Bankruptcy/Chapter 11 / Post-Bankruptcy Stocks

Buying Bankruptcy Stock

Unless you are a very daring short-term trader, The Turnaround Letter rarely recommends that you buy the stock of a company operating under protection of the U.S. Bankruptcy Court. Under bankruptcy law, any blood that can be squeezed out of a distressed corporation’s stone is first allocated to senior creditors, like bank lenders and bondholders.

Stockholders are the lowest priority when it comes to payback; and—even if a company can successfully emerge from Chapter 11 protection—there is rarely enough value in that reorganized entity to give the old stock any value. To the contrary, often the old stock is cancelled altogether, rendering it completely worthless.

Other money-losing scenarios include the old stock remaining intact—but hugely diluted by newly-issued stock; or the issuance (to old stockholders) of out-of-the money warrants in the reorganized entity. It is important to recognize the difference between the old stock in a company in Chapter 11 and the new stock issued by the company upon its emergence from bankruptcy (post-reorganization stock). The new, post-reorganization stock often has significant value, particularly if the company has used bankruptcy as an effective turnaround tool. These post-bankruptcy stocks are often over-looked and under-valued and present significant investment opportunities. 

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Remember, not every post-bankruptcy stock does well. Over the years we’ve learned about Chapter 22 and Chapter 33, colloquial designations for habitual bankruptcy filers. Sometimes, a company doesn’t reduce its debt enough while in Chapter 11, or perhaps its business just wasn’t viable for some other reason.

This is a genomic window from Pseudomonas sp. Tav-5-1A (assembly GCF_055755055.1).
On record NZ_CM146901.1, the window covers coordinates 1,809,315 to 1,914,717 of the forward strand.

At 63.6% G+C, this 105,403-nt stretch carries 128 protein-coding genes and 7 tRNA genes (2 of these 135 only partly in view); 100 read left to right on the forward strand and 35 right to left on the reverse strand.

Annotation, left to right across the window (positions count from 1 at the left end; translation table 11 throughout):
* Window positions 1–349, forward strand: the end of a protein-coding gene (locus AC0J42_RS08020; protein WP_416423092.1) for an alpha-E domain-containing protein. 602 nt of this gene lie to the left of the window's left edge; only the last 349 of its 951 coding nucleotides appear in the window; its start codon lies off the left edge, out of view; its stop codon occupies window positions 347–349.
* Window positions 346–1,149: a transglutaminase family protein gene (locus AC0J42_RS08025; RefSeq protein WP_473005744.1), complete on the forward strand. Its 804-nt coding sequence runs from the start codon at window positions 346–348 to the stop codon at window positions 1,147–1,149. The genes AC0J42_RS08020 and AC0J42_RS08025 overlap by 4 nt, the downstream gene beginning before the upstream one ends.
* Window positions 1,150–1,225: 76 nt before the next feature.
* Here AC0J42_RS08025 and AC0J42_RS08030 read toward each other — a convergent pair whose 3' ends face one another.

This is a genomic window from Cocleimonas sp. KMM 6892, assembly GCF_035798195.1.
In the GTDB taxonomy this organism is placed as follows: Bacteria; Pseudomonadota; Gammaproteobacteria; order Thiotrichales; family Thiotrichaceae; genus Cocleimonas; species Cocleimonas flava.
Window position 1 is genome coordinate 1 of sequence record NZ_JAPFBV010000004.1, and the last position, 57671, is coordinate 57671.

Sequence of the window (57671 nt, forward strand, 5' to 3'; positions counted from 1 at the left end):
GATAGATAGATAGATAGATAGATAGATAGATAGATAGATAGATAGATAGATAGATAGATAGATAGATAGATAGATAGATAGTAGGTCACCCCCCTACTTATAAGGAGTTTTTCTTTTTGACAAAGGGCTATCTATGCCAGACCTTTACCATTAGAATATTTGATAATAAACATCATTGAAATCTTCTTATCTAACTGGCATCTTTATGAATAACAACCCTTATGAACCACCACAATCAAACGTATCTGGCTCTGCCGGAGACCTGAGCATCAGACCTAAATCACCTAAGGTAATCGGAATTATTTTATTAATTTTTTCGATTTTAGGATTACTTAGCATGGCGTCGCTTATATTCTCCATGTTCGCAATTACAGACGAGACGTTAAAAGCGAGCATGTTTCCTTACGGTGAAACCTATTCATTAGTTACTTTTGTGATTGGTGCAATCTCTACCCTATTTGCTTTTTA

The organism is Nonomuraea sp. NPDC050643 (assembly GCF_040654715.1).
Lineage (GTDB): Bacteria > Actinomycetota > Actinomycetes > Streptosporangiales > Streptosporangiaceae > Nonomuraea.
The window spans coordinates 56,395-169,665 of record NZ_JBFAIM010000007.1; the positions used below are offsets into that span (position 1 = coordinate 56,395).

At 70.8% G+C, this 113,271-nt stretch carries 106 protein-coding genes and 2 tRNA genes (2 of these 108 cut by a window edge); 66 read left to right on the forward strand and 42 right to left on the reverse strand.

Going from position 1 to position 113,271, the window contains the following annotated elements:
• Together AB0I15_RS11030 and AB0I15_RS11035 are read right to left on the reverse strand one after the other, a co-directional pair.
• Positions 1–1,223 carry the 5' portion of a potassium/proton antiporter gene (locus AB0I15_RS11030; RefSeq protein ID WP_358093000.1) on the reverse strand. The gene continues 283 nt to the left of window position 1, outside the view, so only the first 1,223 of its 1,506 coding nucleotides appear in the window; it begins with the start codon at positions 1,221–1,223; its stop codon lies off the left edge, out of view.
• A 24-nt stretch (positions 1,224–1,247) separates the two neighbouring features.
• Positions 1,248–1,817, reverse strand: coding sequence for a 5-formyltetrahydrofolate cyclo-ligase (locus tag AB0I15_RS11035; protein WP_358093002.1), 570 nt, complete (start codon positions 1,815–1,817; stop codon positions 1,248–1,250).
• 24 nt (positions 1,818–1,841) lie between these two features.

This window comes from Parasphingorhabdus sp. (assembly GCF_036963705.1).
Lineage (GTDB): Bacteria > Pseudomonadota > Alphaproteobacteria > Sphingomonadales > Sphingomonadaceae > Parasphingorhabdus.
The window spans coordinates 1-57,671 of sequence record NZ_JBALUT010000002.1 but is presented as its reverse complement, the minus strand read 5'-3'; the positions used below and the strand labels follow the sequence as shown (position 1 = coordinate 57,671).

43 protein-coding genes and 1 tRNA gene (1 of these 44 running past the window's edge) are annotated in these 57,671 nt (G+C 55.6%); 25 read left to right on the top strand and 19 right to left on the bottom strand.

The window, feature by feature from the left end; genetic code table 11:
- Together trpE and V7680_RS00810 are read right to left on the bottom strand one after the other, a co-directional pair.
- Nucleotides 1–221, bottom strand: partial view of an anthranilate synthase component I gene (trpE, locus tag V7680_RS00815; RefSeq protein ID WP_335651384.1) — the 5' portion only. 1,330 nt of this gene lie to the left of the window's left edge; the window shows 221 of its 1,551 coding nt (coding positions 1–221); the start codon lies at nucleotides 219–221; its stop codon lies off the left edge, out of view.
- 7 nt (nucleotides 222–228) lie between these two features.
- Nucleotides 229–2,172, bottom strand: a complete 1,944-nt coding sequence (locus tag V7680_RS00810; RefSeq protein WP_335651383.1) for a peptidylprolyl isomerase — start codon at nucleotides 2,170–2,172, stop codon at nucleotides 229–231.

More Turnaround Tips

 

Identify & Profit from Distressed Investing

Free Report: Turnaround Investing Mistakes

Turnaround Investing Blog

Turnaround Investing Blog

IBM: Not Yet Time to Swing at this Pitch

IBM’s stock underperformance since IBM’s current CEO took the helm in 2012 has been stark, with the shares declining 23% while the S&P500 Index has more than doubled. One big problem: revenue growth rate is zero, at best. Without revenue growth, what’s left to entice investors? The real driver of value at IBM – free cash flow that is used to repurchase shares. Can IBM borrow its way to shareholder prosperity as its cash flows shrink? What to do with IBM shares? Wait for a better pitch in the form of a catalyst or much lower valuation. Read More.

Comparing Stocks Vs. Bonds

While the common stock of a turnaround candidate usually has the greatest upside potential, other classes of securities, such as bonds or preferred stock, may offer attractive profit possibilities with less risk. Many turnaround companies have only one class of securities available to investors but where there are different classes to choose from, it can pay to do a little extra analysis of the various options.

Read More.

Turnaround Letter Stock Pick Named Top Performer of 2017

 

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What Last Year's Top Stock Pickers Are Buying in 2018

 

This Forbes write-up follows up on the recent Top Stock Tips report--naming The Turnaround Letter's Crocs recommendation the top performer of 2017: With 90% gains, CROX beat out 100 other investment ideas included in the report; and the stock continues to have value investing appeal, according to Putnam.

 

George notes, "We see additional upside for the stock in 2018 as management's efforts continue to bear fruit, though the gains will likely be more muted than we saw in 2017."